The Thing in Front That Makes the Fan Go

Call it what you want, it gets an airplane off the ground and it doesn't care what you claim it is.

    The Wright brothers designed their motor, patented their motor, and advertised their motor. Follow-on Glenn Curtiss started his Curtiss Aeroplane & Motor Co. Ask any pioneer aviator or QBer what those old noisemakers were commonly called and he will most likely say, "motors."

    Admittedly there was a sprinkling of engines powering some aeroplanes, even a few powerplants, but the majority had motors. A 1911 Aeronautics featured ads by Roberts Motor Co, Adams-Farwell Revolving Motors, Kirkham Motor Co, ditto for Frontier, Roland, Wolverine, and others. Emerson Engine Co and Hall-Scott Power Plants were kicktraces. Western Flying in 1930 still had ads for Kinner Airplane & Motor Co, Menasco Motors, Mattley Aircraft Motors, and that Curtiss bunch.

Electrical engineers were likely the first to make sparks about the word "motor" being reserved for those producing power via electricity, whereas engines were strictly internal combustion things. Motors hummed while engines barked and shouted and threw pistons. But they flat-out ignored the fact that engines were initially powered by steam. So where to fit railroad engines, not to mention hybrid automobiles with both gas and electric power? And what about Aerofiles' search engine, which is in fact an electricity-based search motor? Coincidentally, our first national magazine for car enthusiasts was titled, simply, Motor.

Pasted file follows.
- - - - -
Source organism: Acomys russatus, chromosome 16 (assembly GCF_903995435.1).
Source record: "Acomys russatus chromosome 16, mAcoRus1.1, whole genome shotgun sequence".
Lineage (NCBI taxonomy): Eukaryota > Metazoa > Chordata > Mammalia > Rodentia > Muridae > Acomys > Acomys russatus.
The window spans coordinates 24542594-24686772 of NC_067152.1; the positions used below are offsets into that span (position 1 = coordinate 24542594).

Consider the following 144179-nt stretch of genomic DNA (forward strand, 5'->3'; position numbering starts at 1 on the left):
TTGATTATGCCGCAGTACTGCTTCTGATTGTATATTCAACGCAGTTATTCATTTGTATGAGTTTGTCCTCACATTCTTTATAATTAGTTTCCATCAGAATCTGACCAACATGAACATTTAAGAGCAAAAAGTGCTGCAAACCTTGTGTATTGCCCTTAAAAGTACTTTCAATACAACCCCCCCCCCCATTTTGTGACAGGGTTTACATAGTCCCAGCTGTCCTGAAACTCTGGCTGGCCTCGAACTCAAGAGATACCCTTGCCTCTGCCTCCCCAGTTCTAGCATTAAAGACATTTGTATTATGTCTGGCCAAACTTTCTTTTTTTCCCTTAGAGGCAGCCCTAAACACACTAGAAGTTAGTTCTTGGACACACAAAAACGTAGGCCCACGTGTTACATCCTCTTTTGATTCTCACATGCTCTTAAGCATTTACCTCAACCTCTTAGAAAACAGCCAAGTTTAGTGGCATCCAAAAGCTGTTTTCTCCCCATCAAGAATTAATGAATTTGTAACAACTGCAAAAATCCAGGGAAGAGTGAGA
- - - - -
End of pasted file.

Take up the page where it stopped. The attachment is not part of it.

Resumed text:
Hence, fancifully, as enginists driving our GEC (formerly GMC) pickup or Winnebago enginehome along the engineways of America, or wheeling our Harley enginecycle down to the lake, where we hop aboard an outboard engineboat, we can reflect on how those powerplants were ostensibly the doings of mechanical motorneers. Then go back to our room at the Engtel-6 and sleep it off.

Bottom line: It's like getting some folks to pronounce forte as "fort" (a French word, wherein a trailing "e" is silent unless it has a stress-mark) when they refer to a strong point, instead of "for-tay" (an Italian word, where they pronounce everything they can), which is a musical term meaning loud. It's a useless battle with hollow victories, if any, and the bottom line always remains, "You're saying it wrong, but I know what you mean."

    While we at Aerofiles are fence-sitters, we favor engines as a general rule (pardon us, Mr Edison) but do use an occasional motor for the old aircraft/planes/ships, if only because the word seems to somehow fit better with Aeromarines, JN-4s, and Benoists ... or Ben-waaas, if you prefer. (— K O Eckland, an enginemouth)